Although this is a significant improvement over the existing manual methods, I think most of you will agree that it would be ideal if this information was natively available within the product which means BOTH UI and APIs. I think we all appreciate versioning of software is not always easy and it can change from release to release for a variety of reasons, most of which may not be technical. If the vSphere platform could dynamically pull this information in either real time and/or through an offline mechanism and provide this association by default, it would greatly improve the experience when needing to troubleshoot or perform maintenance of the vSphere platform. If this is something you would like to see, please leave a comment below providing your feedback. I know I have already pinged our PMs about this and I am sure they would love to hear form you as well!

Additional Information:

Note1: Update levels can be found using the vSphere API, take a look at this article here for more details.

Note2: As of ESXi 6.5 Update 1, the Update levels are also included by default in the Embedded Host Client as shown in the screenshot below:

Note3: As of vSAN 6.2, the vSAN Management API already includes vSAN version information that can be queried. Take a look at this script here which exercises this new API. For example above, I decided to not use this new API since customers may be running older releases of vSAN which is not covered by the vSAN Mgmt API.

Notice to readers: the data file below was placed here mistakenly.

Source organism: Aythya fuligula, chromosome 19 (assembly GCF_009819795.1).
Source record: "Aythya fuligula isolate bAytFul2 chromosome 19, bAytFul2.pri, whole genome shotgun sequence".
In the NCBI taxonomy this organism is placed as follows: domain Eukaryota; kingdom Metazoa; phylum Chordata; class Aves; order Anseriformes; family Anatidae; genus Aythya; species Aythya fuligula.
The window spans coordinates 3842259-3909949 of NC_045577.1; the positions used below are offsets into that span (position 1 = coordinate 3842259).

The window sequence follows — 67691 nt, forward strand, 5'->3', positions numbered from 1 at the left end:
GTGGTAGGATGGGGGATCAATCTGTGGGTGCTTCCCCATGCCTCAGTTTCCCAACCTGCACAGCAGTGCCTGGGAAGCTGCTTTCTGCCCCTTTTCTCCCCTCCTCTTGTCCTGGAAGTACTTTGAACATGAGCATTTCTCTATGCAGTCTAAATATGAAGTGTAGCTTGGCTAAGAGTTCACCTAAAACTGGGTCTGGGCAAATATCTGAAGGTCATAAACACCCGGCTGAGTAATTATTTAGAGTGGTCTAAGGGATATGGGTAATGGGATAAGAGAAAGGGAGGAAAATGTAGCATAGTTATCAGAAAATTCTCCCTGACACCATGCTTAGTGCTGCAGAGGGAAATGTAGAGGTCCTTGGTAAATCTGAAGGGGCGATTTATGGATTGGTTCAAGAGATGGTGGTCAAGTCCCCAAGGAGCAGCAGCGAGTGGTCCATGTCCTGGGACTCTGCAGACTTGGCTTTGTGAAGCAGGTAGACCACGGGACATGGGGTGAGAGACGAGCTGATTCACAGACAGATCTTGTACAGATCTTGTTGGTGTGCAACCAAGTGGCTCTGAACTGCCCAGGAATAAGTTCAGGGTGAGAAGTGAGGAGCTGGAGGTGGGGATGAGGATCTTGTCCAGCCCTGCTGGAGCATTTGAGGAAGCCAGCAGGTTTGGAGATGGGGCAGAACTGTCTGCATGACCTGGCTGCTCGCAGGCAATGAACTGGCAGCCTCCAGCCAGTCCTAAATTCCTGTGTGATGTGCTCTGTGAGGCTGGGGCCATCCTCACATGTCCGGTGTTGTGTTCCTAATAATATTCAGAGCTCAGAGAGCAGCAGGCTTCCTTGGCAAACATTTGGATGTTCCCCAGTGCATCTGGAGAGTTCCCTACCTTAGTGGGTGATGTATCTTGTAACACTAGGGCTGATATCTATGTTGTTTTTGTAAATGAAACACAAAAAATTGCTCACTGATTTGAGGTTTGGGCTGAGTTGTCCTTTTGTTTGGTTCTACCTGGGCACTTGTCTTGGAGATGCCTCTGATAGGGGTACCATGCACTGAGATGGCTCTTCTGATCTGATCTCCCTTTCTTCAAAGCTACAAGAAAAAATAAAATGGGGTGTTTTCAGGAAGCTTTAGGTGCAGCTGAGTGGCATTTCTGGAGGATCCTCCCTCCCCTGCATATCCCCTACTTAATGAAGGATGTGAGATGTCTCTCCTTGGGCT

Note4: VMware has also published simliar build to version mapping for other VMware products which can find the complete list here.

7 thoughts on “PowerCLI script to help correlate vCenter, ESXi & vSAN build/versions w/o manual VMware KB lookup

  1. Hey William, great stuff as usual! I read a rumor a while ago from a VMware employee over on the HTML5 fling site that stated VMware was going to remove all references to the build number in the software, as it’s only used by internal engineering. I won’t go on about how bad I think this is 🙂 but do you know anything about this? If so, put me down on the “keep the build number” list. Thanks again!

  2. Hey William, those KB articles are not very new, it just used to be one single article for both vCenter Server, ESXi and some SDDC-related products. Have been using this single and now the multiple ones ever since.
    Would really not like if the build numbers could not be easily retrieved anymore from the UIs – please keep em!
    Also, +1 for showing the Update release in UI as well as API. Always a PITA to manually map these when talking to or preparing stuff for customers.

    BR
    Steffen

  3. Cool script! Thank you very much! I agree that this information should be available in vCenter Web Client (Flash and HTML5).

  4. Hello,

    At work we have 5 Vcenters so via PowerCLI I login into multiple VCS. When I run Get-VCVerison it only shows one VC not all 5.

    I have DefaultVIServermode set to multiple.

Thanks for the comment!